Realsoft 3D Version
by Leonard Teo, 09
Realsoft Graphics is a 3D
software development company out of Finland.
Their latest software, Realsoft 3D version
4 is a 3D modeling/animation/rendering package
that rivals other high-end packages at a
very attractive price of US$700. Featuring
many heavyweight tools that are only available
in much more expensive packages, Realsoft
3D exuberates with true "bang for your buck"
The Realsoft 3D interface is similar to
Alias|Wavefront Maya's and discreet's 3ds
max. Large, colorful buttons line the top
of the screen, and a selection window on
the left allows you to control all of your
scene objects and attributes. Realsoft 3D
even has a mini version of the famous Maya
"Hotbox", which they call the "Compass".
This allows you to quickly switch views
or perform operations on objects without
having to go back to the command buttons
The Realsoft 3D user interface. Notice
the "Compass" that allows you
to quickly apply different views or actions
Surprisingly, the default UI configuration
is not a "four" layout (top, front, side,
perspective viewports), but a single, large
perspective viewport. With the Compass,
you can quickly change views, but most experienced
3D modelers prefer to work with a "four"
view. The good news is that the UI is completely
configurable, and there is a preset layout
for the "four" view.
I think that the area where Realsoft 3D
excels most is in modeling. Built into Realsoft
3D is some very powerful subdivision surface
and NURBS modeling features that are only
found in much more expensive packages. Realsoft
3D also throws in metaball modeling, for
creating interesting liquid-type, blobby
I was pleasantly surprised to find that
Realsoft 3D features true Subdivision Surface
modeling. Any time you render the SubD object,
it renders out smoothly subdivided. This
is unlike other packages where you need
to increase the subdivision levels to get
a smooth surface. The set of tools for SubD
modeling is very comprehensive, including
weighted points and edges, and also edge
creasing. There is also a "Tunnel" tool
that will punch a hole in a polygon or join
two faces together. SubD modeling furiously
fast, and once you get the hang of it in
Realsoft 3D, you can create many objects
or characters quickly and without fuss.
Realsoft 3D also comes with an impressive
set of NURBS modeling tools. From the basic
lathes, extrusions and lofts all the way
to surface trimming (punching holes in surfaces),
welding and fillets. For a $700 package,
that's pretty damn amazing.
An interesting tool is the Pen tool which
you can use to very quickly create NURBS
surfaces. It works by first creating a curve,
then using a Pen (options are Rail, Sweep
and Rotate) to interactively create the
resulting NURBS surface. As you lay down
the points on the new curve, you can already
see the surface taking shape and interactively
adjust the look of it.
This vase was created in a few seconds
by using the Pen tool to lathe an
existing curve interactively. Notice that
Realsoft 3D also has in-viewport
rendering for previews.
I found it a bit cumbersome to edit sub-objects
such as vertices and faces. While the user
interface includes large "manipulators"
that allows you to move, rotate and scale
objects constrained to an axis quickly in
3D space, sub-object editing does not have
these. No doubt, you can get around it quite
easily by switching the input plane to another
view or by locking an axis with keys, but
it's a little more tedious. It would have
been easier to grab the manipulators.
The material/shader engine in Realsoft
3D is very powerful. While beginners
can use the preset materials and basic shader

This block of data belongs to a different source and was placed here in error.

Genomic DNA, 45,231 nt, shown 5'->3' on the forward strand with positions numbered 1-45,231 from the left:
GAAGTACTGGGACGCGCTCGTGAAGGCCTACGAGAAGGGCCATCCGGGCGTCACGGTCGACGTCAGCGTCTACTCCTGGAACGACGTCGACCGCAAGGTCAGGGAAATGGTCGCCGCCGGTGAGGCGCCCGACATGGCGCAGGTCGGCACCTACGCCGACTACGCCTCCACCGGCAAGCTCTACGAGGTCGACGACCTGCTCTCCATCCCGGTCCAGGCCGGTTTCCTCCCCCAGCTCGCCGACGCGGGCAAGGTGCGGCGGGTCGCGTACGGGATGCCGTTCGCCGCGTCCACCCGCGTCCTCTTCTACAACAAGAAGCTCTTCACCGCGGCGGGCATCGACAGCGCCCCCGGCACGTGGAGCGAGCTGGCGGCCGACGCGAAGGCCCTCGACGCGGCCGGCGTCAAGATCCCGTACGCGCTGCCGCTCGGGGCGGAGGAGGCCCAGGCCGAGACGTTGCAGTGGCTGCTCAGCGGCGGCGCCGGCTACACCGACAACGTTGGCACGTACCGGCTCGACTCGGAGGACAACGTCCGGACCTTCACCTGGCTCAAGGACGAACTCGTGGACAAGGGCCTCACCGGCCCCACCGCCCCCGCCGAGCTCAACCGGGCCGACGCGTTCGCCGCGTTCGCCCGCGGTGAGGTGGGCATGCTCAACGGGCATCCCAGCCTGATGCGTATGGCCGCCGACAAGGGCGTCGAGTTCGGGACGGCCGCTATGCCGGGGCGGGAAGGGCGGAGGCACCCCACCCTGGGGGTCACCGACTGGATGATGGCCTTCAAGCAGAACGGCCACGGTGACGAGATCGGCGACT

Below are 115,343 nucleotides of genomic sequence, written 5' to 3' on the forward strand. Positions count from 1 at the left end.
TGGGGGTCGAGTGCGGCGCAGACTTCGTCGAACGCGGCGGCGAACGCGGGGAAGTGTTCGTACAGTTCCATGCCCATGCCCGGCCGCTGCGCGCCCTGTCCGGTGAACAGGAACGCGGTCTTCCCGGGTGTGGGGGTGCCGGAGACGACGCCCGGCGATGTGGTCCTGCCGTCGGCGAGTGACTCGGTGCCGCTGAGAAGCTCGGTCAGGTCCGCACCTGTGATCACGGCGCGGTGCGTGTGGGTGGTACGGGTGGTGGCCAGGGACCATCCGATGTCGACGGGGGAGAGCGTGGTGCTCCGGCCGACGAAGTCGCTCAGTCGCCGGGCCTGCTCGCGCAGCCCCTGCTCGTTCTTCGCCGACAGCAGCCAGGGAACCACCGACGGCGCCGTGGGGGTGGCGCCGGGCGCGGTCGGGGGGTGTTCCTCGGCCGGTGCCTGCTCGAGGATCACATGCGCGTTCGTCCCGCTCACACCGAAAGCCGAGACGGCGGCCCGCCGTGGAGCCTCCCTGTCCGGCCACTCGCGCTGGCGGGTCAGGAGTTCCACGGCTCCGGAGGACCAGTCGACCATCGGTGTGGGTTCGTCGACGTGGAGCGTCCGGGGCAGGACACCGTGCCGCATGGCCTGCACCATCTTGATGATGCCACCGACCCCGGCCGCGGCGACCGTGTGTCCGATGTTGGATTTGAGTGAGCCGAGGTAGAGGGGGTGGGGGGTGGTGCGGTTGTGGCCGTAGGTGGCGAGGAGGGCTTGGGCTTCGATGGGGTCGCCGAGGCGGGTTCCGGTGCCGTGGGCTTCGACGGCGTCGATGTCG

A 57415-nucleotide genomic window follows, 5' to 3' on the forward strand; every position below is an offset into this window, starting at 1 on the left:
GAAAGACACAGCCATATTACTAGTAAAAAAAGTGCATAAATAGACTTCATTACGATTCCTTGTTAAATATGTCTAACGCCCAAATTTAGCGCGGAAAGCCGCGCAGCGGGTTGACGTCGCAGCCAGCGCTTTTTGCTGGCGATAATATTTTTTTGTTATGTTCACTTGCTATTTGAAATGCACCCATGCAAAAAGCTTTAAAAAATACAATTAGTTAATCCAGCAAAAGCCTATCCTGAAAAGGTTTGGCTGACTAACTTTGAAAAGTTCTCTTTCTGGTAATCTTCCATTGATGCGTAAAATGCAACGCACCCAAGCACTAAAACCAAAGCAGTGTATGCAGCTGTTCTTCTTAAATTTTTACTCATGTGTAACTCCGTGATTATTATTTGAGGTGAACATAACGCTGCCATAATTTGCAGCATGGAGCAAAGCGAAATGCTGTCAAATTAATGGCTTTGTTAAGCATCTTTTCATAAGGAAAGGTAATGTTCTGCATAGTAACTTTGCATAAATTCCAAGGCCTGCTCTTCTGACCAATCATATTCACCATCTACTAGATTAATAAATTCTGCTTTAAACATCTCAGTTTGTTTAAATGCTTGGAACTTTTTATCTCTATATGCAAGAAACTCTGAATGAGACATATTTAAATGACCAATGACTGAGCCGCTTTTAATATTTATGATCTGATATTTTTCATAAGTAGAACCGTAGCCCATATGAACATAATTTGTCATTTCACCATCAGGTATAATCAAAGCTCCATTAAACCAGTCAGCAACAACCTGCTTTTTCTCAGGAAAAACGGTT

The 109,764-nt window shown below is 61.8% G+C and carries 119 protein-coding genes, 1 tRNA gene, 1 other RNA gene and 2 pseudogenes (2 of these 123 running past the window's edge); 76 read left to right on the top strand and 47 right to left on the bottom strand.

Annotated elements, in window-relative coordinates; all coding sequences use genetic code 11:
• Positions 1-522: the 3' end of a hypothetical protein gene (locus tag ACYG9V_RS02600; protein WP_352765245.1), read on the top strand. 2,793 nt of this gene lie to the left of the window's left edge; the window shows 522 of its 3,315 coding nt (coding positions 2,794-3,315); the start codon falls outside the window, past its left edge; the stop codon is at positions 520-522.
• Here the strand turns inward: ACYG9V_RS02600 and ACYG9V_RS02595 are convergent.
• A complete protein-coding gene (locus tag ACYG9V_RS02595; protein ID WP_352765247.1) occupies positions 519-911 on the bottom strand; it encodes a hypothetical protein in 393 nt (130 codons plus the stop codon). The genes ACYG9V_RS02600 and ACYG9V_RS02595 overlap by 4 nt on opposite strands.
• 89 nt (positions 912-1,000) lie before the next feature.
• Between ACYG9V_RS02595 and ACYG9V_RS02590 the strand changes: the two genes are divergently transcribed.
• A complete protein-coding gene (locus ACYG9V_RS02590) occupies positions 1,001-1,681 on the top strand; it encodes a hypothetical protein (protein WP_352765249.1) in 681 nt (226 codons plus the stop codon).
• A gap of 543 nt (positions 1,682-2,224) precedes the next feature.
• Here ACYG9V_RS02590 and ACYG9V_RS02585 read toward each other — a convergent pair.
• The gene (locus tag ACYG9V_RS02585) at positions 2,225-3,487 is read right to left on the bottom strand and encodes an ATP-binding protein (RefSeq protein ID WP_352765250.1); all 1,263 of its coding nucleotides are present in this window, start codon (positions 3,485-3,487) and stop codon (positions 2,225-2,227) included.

functions, those who want to truly harness
the power of Realsoft 3D's material engine
would use the Visual Shading Language. Underlying
the "VSL" is a shader programming language,
but you actually control it from a high
level drag-n-drop interface. A number of
VSL objects are available (e.g. Texture,
Bump, Specular) which can simply be dragged
and dropped into the material VSL editor.
The VSL editor is really a damned amazing
feature, which allows experienced users
to build shaders that would otherwise only
be available as aftermarket plug-ins. Some
users on the Realsoft 3D mailing list
have already created completely new shaders
such as Fresnel and Cel-shaders, sharing
them with other Realsoft 3D users for free.
With other packages, you'd have to pay for
these shaders as aftermarket options.
A look at the VSL window, which allows
you to create shaders
using a simple drag n drop interface.
There is also a 3D painting toolset that
allows you to paint directly onto 3D objects.
I found that the tools were generally okay
for drawing simple shapes, but it doesn't
compare with dedicated 3D painting applications
such as Right
Hemisphere's Deep Paint 3D and or Maxon's BodyPaint 3D.
On the animation side of things, Realsoft
3D holds more feature-packed surprises.
There's the standard keyframe animation
toolset which also allows you to edit function
curves. You can also perform path animations
for animating objects along predefined paths,
animate materials/textures, even image effects
such as global fog are animatable.
For character animation, Realsoft 3D comes
with the ubiquitous skeleton which features
Inverse Kinematics. You can also anchor
joints so that IK can't move it, and apply
IK targets to joints to produce IK goals.
I found it a little difficult to see the
bones in Realsoft 3D, as they only seem
to come as wireframe objects. Shaded bones
would be nice.
Now here's the interesting part: Realsoft
3D comes with some basic footstep-driven
animation tools! You can create footsteps
on the ground plane and your skeleton will
walk along the footsteps, similar to discreet's
character studio. I got really excited about
this feature...Unfortunately, after playing
around with it, I found that although the
skeleton DID follow the footsteps, the resulting
animation didn't look like a natural walk
cycle at all. Bummer.
Realsoft 3D features IK skeletal animation
It's a little difficult to see here (solid
shaded bones would be nice), but
here is an example of Realsoft 3D's footstep-driven
Realsoft 3D also features some interesting
effects using particles. One of them is
the ability to render scanline hairs for
creating fur or hair on characters/animals.
Look! No plug-ins!
Here is an example of scanline hair being
rendered using particles.
The above screenshot shows the OpenGL preview
and the bottom
a render preview.
I won't bore you with the standard light